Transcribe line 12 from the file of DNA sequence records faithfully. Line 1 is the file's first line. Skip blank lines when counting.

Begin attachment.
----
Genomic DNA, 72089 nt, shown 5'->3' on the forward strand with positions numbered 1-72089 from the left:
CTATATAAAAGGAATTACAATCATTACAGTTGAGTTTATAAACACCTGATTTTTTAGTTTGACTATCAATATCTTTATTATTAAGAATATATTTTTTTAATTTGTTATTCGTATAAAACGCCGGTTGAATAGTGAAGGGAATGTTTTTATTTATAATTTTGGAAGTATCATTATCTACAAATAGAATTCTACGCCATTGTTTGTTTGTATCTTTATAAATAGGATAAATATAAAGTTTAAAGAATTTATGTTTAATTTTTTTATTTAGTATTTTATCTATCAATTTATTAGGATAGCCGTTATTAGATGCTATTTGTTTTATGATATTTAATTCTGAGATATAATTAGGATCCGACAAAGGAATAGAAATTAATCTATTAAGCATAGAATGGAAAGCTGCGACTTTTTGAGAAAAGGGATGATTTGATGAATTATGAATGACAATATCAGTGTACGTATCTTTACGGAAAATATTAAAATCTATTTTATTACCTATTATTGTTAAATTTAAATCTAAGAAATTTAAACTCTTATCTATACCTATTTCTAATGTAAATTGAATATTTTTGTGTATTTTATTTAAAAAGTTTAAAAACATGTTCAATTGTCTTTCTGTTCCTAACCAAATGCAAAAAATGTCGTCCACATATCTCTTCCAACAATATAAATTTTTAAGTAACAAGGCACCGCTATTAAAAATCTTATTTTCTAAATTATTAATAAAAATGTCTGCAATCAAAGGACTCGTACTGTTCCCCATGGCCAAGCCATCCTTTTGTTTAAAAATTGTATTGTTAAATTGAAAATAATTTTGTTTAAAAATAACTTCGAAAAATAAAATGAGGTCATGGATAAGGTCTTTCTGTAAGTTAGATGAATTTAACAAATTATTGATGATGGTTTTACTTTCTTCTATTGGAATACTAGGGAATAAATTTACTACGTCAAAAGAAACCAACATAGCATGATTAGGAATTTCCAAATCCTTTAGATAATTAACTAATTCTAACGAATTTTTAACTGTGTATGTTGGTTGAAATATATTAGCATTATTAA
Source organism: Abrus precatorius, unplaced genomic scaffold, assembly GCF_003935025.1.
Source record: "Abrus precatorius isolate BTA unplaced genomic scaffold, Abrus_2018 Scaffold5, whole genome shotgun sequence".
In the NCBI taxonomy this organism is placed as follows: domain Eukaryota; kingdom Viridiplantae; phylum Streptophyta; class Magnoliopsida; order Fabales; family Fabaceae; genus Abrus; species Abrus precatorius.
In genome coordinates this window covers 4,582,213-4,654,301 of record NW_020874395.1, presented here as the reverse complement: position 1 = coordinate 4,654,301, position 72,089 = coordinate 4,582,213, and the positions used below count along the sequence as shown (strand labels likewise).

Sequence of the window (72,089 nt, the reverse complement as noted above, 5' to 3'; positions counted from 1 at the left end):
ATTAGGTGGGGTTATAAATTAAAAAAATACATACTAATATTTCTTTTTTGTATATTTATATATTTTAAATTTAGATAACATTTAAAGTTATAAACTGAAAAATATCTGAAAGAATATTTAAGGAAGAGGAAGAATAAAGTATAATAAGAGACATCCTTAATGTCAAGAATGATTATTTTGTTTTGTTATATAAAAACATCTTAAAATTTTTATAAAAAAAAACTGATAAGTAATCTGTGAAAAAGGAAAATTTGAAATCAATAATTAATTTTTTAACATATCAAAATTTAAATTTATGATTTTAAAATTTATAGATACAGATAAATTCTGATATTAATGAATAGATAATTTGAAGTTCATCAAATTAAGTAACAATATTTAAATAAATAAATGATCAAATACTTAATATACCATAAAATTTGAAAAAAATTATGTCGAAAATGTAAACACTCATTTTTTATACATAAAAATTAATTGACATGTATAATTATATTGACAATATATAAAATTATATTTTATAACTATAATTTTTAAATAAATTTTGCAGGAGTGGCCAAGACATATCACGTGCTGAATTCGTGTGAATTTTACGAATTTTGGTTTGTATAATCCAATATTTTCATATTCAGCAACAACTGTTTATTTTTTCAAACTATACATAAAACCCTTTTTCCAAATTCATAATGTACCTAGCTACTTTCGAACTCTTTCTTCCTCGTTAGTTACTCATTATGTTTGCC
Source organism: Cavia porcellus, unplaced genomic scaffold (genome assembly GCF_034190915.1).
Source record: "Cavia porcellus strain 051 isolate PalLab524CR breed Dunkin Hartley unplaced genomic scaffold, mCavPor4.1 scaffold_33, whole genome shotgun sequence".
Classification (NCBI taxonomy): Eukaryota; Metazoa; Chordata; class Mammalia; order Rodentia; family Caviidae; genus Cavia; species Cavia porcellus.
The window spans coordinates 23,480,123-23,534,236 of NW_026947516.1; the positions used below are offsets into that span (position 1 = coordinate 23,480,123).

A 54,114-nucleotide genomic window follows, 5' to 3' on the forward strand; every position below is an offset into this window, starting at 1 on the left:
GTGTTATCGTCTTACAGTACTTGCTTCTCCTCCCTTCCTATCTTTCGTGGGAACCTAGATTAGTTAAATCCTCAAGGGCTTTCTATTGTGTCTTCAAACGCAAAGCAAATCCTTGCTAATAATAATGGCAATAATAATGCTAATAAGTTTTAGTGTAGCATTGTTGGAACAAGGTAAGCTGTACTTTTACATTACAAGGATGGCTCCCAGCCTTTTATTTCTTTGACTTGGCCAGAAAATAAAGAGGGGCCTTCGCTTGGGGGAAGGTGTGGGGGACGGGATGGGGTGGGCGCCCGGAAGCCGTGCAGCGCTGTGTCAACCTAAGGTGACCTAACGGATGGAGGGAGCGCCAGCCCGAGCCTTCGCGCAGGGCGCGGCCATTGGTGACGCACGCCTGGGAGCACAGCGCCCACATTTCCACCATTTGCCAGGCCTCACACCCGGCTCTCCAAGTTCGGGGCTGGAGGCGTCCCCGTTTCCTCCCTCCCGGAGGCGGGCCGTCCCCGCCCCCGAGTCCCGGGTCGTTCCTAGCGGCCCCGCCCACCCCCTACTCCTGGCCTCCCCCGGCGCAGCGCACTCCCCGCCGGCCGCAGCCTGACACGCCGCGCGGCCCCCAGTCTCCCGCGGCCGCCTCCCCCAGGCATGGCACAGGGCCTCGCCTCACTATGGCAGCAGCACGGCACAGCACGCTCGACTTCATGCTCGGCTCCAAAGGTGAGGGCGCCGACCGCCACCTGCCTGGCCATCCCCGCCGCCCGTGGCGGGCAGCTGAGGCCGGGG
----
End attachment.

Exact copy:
The window spans coordinates 23,480,123-23,534,236 of NW_026947516.1; the positions used below are offsets into that span (position 1 = coordinate 23,480,123).